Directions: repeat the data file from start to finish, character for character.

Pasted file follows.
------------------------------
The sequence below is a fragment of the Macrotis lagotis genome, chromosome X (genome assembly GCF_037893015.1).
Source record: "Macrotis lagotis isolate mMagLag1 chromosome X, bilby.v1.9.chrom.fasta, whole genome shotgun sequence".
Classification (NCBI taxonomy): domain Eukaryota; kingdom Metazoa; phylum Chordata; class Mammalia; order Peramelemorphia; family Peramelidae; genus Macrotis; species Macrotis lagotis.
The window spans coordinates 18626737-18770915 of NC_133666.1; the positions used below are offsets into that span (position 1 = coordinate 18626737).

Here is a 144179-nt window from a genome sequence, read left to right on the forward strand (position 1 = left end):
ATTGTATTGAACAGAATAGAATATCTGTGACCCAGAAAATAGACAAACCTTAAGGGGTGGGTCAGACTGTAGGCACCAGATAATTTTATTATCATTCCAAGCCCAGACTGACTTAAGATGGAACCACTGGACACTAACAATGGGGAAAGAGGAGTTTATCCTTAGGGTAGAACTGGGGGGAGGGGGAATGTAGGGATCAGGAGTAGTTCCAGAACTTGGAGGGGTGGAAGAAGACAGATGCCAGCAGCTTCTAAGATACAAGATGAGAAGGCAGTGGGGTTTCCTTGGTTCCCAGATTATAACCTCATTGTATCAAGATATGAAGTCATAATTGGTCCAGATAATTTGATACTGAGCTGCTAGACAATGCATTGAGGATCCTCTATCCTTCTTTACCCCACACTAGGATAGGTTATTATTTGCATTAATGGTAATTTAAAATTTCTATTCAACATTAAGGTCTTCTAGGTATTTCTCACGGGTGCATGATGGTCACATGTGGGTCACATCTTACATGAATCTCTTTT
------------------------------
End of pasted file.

The sequence below is a fragment of the Macrotis lagotis genome, chromosome X (genome assembly GCF_037893015.1).
Source record: "Macrotis lagotis isolate mMagLag1 chromosome X, bilby.v1.9.chrom.fasta, whole genome shotgun sequence".
Classification (NCBI taxonomy): domain Eukaryota; kingdom Metazoa; phylum Chordata; class Mammalia; order Peramelemorphia; family Peramelidae; genus Macrotis; species Macrotis lagotis.
The window spans coordinates 18626737-18770915 of NC_133666.1; the positions used below are offsets into that span (position 1 = coordinate 18626737).

Here is a 144179-nt window from a genome sequence, read left to right on the forward strand (position 1 = left end):
ATTGTATTGAACAGAATAGAATATCTGTGACCCAGAAAATAGACAAACCTTAAGGGGTGGGTCAGACTGTAGGCACCAGATAATTTTATTATCATTCCAAGCCCAGACTGACTTAAGATGGAACCACTGGACACTAACAATGGGGAAAGAGGAGTTTATCCTTAGGGTAGAACTGGGGGGAGGGGGAATGTAGGGATCAGGAGTAGTTCCAGAACTTGGAGGGGTGGAAGAAGACAGATGCCAGCAGCTTCTAAGATACAAGATGAGAAGGCAGTGGGGTTTCCTTGGTTCCCAGATTATAACCTCATTGTATCAAGATATGAAGTCATAATTGGTCCAGATAATTTGATACTGAGCTGCTAGACAATGCATTGAGGATCCTCTATCCTTCTTTACCCCACACTAGGATAGGTTATTATTTGCATTAATGGTAATTTAAAATTTCTATTCAACATTAAGGTCTTCTAGGTATTTCTCACGGGTGCATGATGGTCACATGTGGGTCACATCTTACATGAATCTCTTTT